I thank Amy of Brotmanblog: A Family Journey for asking the right questions that led me to create this needed clarification for the posting.

Introduction

Uncle Sammy and I never heard stories about the Great Depression that focused on extremes of poverty and hunger. Josie, Sam and members of the extended family spoke about how hard everyone had to work to keep their jobs. Family stories emphasized how relatives and paesanos helped each other with everything from providing a few slices of bread, to getting a job and even an introduction to a suitable marriage partner. We learned that the times were worrisome. We also learned what actions people took to remedy their situations. The emphasis was on solving the problem and working with the opportunity that came one’s way. There wasn’t any prolonged analysis of a job offer. The outlook was bluntly put, “No work, no food, no rent.”

Money was never explicitly spoken of so we do not have a point of reference in terms of what Sam’s yearly salary in the 1930s was. Once we locate a 1930 Federal Census entry for Josie and Sam that will change but so far we have not retrieved one at Ancestry. We have the memories Josie and Sam’s daughter Emily shared about the apartments where they lived when she was growing up. These provided a starting point.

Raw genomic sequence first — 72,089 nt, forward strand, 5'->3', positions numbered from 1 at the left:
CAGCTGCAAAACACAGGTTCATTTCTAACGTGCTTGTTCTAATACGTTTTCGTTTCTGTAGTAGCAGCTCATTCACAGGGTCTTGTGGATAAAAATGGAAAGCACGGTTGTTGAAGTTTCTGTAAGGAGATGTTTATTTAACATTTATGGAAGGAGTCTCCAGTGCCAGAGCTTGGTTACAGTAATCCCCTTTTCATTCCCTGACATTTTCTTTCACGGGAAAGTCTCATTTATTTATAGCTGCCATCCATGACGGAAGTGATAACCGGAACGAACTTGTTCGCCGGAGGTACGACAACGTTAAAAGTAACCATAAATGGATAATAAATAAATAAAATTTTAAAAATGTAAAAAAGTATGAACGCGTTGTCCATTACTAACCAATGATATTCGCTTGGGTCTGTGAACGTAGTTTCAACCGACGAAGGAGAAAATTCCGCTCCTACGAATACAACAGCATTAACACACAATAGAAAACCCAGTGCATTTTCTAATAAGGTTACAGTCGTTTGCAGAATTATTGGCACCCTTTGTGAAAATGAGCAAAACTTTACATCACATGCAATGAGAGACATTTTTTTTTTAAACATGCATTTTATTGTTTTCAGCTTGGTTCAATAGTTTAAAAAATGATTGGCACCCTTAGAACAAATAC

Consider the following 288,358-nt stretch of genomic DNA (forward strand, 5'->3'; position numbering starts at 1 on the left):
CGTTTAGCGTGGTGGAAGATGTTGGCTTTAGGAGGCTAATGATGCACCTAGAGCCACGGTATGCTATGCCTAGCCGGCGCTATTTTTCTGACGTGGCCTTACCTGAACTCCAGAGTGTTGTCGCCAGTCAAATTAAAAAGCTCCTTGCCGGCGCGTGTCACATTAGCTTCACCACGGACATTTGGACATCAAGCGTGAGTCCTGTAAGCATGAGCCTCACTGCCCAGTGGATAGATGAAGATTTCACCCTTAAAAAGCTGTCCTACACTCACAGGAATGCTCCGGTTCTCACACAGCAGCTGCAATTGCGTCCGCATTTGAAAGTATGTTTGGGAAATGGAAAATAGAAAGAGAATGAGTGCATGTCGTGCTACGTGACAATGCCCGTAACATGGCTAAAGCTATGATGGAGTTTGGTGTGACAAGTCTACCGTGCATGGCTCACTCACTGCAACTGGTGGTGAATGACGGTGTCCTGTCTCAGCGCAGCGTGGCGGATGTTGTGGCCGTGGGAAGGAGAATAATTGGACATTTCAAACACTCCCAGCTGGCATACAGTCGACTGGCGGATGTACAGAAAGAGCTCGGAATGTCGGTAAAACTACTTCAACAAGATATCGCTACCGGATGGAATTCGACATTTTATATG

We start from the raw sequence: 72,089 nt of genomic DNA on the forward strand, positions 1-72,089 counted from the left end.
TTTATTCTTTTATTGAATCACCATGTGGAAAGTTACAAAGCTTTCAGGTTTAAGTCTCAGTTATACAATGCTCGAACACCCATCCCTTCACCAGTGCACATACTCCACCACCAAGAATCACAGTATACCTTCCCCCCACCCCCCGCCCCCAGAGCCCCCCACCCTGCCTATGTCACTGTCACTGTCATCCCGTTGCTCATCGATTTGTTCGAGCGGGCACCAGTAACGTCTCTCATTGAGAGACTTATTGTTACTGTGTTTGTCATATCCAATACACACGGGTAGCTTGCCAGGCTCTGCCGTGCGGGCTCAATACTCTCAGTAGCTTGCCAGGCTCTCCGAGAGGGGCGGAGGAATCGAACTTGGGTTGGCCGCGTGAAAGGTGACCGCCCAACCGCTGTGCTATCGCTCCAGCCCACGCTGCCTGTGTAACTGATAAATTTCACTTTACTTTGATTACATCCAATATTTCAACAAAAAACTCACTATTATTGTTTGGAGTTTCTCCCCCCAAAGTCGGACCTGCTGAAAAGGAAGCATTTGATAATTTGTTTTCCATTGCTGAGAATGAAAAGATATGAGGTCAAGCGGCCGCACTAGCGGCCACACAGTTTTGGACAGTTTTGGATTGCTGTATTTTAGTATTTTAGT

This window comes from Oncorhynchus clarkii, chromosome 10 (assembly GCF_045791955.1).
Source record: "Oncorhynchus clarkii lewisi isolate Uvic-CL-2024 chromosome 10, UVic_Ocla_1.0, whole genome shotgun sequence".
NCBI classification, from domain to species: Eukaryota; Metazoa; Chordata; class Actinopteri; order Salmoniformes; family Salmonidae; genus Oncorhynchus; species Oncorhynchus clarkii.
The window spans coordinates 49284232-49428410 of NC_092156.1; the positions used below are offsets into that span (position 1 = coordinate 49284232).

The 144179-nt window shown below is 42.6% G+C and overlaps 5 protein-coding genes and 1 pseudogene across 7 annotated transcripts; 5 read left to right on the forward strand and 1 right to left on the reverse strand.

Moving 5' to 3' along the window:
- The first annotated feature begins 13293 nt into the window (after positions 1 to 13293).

I sat down and listed the characteristics of those apartments before preparing this posting. I also thought about the kinds of meals Josie would have made each day. I then went to the 1931 issues of The Brooklyn Daily Eagle to check out the costs of food and rent. The classified ads for rental apartments and the column with food prices gave me some idea of how much things cost. Living on $120 a month was very difficult. We do not know what the monthly budget for the Serrapede family really was but we can say for sure they worked very hard and were very resourceful during the Great Depression. Their daughter Emily grew up feeling loved. She never realized how difficult the times were until she was about 8 or 9 years old. 

Relationship Notes

In this posting we focus on Josie Muro Serrapede. She was the wife of Sam Serrapede, mother of Emily Leatrice, Gerald and Sammy. Josie was EmilyAnn’s maternal Grandmother.